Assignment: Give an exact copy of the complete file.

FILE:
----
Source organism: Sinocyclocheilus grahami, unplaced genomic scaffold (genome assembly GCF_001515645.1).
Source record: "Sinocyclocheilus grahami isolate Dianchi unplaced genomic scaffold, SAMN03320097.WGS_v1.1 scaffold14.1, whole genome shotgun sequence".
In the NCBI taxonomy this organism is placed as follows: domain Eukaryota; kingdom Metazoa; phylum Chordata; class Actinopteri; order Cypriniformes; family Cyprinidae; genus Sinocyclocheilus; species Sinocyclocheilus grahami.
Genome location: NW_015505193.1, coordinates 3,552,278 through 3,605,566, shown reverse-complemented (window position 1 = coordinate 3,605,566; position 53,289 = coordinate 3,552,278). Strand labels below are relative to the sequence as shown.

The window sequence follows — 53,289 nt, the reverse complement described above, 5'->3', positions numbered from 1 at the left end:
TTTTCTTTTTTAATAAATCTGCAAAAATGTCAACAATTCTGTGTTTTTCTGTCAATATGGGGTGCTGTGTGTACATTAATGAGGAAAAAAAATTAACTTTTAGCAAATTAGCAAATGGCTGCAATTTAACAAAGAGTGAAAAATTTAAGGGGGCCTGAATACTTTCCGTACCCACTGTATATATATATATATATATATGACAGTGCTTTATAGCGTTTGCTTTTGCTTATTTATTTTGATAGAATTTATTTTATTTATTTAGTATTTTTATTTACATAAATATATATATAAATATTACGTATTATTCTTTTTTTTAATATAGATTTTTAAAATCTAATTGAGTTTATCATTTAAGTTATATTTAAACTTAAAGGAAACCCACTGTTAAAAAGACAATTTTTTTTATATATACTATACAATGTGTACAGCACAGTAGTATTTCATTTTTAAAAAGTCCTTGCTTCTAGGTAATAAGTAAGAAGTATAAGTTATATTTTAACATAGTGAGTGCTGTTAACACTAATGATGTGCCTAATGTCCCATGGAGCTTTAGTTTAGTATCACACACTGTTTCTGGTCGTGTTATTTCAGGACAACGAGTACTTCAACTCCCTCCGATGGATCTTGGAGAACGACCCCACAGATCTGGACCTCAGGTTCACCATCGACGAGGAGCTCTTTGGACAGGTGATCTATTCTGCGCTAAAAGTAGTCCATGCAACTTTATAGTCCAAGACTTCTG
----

Source organism: Sinocyclocheilus grahami, unplaced genomic scaffold (genome assembly GCF_001515645.1).
Source record: "Sinocyclocheilus grahami isolate Dianchi unplaced genomic scaffold, SAMN03320097.WGS_v1.1 scaffold14.1, whole genome shotgun sequence".
In the NCBI taxonomy this organism is placed as follows: domain Eukaryota; kingdom Metazoa; phylum Chordata; class Actinopteri; order Cypriniformes; family Cyprinidae; genus Sinocyclocheilus; species Sinocyclocheilus grahami.
Genome location: NW_015505193.1, coordinates 3,552,278 through 3,605,566, shown reverse-complemented (window position 1 = coordinate 3,605,566; position 53,289 = coordinate 3,552,278). Strand labels below are relative to the sequence as shown.

The window sequence follows — 53,289 nt, the reverse complement described above, 5'->3', positions numbered from 1 at the left end:
TTTTCTTTTTTAATAAATCTGCAAAAATGTCAACAATTCTGTGTTTTTCTGTCAATATGGGGTGCTGTGTGTACATTAATGAGGAAAAAAAATTAACTTTTAGCAAATTAGCAAATGGCTGCAATTTAACAAAGAGTGAAAAATTTAAGGGGGCCTGAATACTTTCCGTACCCACTGTATATATATATATATATATATGACAGTGCTTTATAGCGTTTGCTTTTGCTTATTTATTTTGATAGAATTTATTTTATTTATTTAGTATTTTTATTTACATAAATATATATATAAATATTACGTATTATTCTTTTTTTTAATATAGATTTTTAAAATCTAATTGAGTTTATCATTTAAGTTATATTTAAACTTAAAGGAAACCCACTGTTAAAAAGACAATTTTTTTTATATATACTATACAATGTGTACAGCACAGTAGTATTTCATTTTTAAAAAGTCCTTGCTTCTAGGTAATAAGTAAGAAGTATAAGTTATATTTTAACATAGTGAGTGCTGTTAACACTAATGATGTGCCTAATGTCCCATGGAGCTTTAGTTTAGTATCACACACTGTTTCTGGTCGTGTTATTTCAGGACAACGAGTACTTCAACTCCCTCCGATGGATCTTGGAGAACGACCCCACAGATCTGGACCTCAGGTTCACCATCGACGAGGAGCTCTTTGGACAGGTGATCTATTCTGCGCTAAAAGTAGTCCATGCAACTTTATAGTCCAAGACTTCTG